Gone are the days where your value as an employee or vendor was linked to your loyalty and seniority. Today, companies are in a constant state of reorganization in response to the rapidly changing demands of the market. This modifies the way you behave as employees or vendors. On a constant basis, you are working with different project teams, managers, and employees. In a sense, you are functioning like your own personal corporation. And that means that you have the same need to differentiate yourself and build demand for your services among your target markets.
Just as with corporate brands, your personal brand is your promise of value. It separates you from your peers, your colleagues, and your competitors. And it allows you to expand your success. Personal branding is not about building a special image for the outside world; it is about understanding your unique combination of rational and emotional attributes – your strengths, skills, values and passions – and using these attributes to differentiate yourself and guide your career decisions.
So, whether you are a senior executive, the president of your own business, or an employee of a company of any size, managing your brand is critical to achieving your professional goals. When you have built and nurtured a winning brand, you’ll reap the many benefits, including:
- Understanding yourself better, Increasing your confidence,
- Increasing your visibility and presence,
- Differentiating yourself from your peers,
- Increasing your compensation,
- Thriving during downturns in the economy,
- Expanding into new business areas, and
- Having better, more interesting jobs and assignments.
Here are three steps to successful personal branding:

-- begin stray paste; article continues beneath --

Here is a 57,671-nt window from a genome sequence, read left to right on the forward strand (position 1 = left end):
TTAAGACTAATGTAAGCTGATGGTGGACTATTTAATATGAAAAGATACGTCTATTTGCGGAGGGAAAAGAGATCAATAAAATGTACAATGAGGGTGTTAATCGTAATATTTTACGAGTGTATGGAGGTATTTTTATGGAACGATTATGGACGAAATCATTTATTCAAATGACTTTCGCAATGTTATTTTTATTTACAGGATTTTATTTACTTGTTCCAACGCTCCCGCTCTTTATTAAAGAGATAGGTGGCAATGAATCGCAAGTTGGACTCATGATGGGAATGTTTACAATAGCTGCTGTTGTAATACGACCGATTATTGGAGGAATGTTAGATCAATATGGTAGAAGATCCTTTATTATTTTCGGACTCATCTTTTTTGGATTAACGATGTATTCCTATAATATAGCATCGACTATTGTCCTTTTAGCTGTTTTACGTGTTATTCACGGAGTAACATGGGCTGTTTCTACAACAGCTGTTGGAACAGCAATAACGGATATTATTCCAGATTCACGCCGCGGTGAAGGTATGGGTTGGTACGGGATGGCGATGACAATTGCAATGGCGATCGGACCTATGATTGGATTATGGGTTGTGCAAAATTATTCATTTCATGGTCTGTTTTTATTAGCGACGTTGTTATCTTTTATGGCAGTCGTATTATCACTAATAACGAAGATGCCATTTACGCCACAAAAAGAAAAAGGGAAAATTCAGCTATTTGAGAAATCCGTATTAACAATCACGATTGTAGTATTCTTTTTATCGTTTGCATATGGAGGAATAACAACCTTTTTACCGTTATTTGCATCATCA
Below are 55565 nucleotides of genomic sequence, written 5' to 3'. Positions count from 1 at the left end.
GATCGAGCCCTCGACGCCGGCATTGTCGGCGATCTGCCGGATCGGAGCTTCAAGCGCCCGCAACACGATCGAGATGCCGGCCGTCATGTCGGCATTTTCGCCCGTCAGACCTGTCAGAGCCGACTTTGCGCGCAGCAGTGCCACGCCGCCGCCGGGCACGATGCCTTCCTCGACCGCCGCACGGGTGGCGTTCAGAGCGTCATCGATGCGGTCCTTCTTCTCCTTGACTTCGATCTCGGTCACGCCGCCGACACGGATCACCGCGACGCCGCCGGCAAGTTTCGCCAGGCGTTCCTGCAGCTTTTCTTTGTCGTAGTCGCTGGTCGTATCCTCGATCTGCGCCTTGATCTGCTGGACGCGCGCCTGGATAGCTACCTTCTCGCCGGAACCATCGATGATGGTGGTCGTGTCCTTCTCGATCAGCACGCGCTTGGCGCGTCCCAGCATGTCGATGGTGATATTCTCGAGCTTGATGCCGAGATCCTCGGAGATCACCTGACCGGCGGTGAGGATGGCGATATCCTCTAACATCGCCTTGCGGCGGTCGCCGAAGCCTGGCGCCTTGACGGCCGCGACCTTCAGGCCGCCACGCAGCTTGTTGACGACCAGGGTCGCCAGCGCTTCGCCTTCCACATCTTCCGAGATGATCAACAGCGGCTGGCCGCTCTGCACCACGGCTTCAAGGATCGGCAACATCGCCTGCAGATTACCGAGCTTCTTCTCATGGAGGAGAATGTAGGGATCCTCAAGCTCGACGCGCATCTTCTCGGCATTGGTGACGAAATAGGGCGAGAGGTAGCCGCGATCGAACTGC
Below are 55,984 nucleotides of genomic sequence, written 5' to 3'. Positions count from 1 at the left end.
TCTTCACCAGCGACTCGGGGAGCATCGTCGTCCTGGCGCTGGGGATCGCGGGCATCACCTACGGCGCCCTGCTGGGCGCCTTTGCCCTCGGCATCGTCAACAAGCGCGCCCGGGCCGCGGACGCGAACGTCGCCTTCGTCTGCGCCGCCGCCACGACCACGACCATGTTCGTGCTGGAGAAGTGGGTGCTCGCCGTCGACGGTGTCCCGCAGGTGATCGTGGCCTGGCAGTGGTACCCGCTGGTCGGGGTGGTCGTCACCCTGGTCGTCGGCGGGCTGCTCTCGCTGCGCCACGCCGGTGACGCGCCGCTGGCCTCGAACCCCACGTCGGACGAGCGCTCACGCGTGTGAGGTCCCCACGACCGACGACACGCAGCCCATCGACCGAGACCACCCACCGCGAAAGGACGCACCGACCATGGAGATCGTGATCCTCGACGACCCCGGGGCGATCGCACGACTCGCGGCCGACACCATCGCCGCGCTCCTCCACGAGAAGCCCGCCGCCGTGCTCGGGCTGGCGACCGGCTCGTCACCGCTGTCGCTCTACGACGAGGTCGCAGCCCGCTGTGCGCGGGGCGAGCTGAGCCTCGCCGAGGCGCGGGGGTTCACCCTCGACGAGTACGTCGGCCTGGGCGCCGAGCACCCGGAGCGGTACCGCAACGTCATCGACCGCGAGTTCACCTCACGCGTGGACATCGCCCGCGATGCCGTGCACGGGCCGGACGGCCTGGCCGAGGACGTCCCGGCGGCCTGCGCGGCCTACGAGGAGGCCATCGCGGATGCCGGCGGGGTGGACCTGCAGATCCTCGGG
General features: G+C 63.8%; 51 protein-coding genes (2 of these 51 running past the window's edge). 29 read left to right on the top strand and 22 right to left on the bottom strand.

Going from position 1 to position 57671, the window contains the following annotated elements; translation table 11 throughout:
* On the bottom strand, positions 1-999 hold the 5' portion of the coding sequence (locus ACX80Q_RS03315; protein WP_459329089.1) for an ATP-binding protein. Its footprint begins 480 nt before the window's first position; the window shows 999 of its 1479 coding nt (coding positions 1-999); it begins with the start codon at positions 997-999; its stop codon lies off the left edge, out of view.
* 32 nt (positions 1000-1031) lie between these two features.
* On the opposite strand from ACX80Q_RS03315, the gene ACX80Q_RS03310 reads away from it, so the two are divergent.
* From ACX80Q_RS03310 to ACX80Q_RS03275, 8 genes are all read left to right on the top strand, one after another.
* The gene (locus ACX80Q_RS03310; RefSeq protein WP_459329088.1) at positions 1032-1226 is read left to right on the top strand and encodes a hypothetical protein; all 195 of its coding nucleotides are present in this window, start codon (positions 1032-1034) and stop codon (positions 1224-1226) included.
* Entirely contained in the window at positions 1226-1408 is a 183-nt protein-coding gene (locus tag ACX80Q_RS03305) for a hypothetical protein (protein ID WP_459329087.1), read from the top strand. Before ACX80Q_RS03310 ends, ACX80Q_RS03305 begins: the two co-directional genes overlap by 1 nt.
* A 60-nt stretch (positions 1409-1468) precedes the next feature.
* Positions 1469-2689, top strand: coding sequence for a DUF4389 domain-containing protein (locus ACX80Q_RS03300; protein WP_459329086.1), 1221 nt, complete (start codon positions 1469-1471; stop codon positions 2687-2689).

Step 1: Unearth Your Brand.
Give your brand context.
Before you can clearly describe your personal brand, you need to look at the big picture: your vision, and purpose. Your vision is external. It is the essence of what you see possible for the world. Your purpose is internal. It is the role you play in supporting that vision. As Gandhi said, “We must be the change we wish to see in the world.” Additionally, your personal brand needs to be tied to your goals. Spend some time thinking about how you would like your life to look in a year. Two years? Five years? Be sure to document your answers. With your goals set down, and with a real understanding of your vision and purpose, you can begin the assessment process required to understand and develop your brand.
A successful personal brand is authentic. Thus, you need to know yourself before you can build a successful brand. If you are creative, dynamic, outgoing, and whimsical, you will not succeed by communicating the attributes of predictable, steady, and focused. Much the same as Volvo is known for being safe, not for being a speedy sports car.
Know Your Competitors.
How can you stand out unless you know those among whom you’re standing? In other words, who are you really competing against? Your current colleagues? A larger group at your current workplace? Others within your industry? Take another look at your goals, and take a closer look at your competition. If you see yourself making major career changes, your competitors are not likely to be your current colleagues. If you are planning a straight-ahead trajectory to a more senior position, it may be easier to identify the competition and their brand attributes.
Know Your Target.
To be successful, it’s not enough just to have a personal brand. You need to communicate it to the right people. It would exhaust your resources to aim for the world at large. The key to successful personal branding is focus!
Barbara Bix, founder of the business development and marketing firm BB Marketing Plus, has defined her target as follows: executives in firms, or business unit directors, who sell advice, data, or technology, have fewer than 50 employees, earn between $1 million and $10 million in revenue, command an average sales price of at least $30,000, and depend on senior managers, or perhaps a single salesperson, to get new business.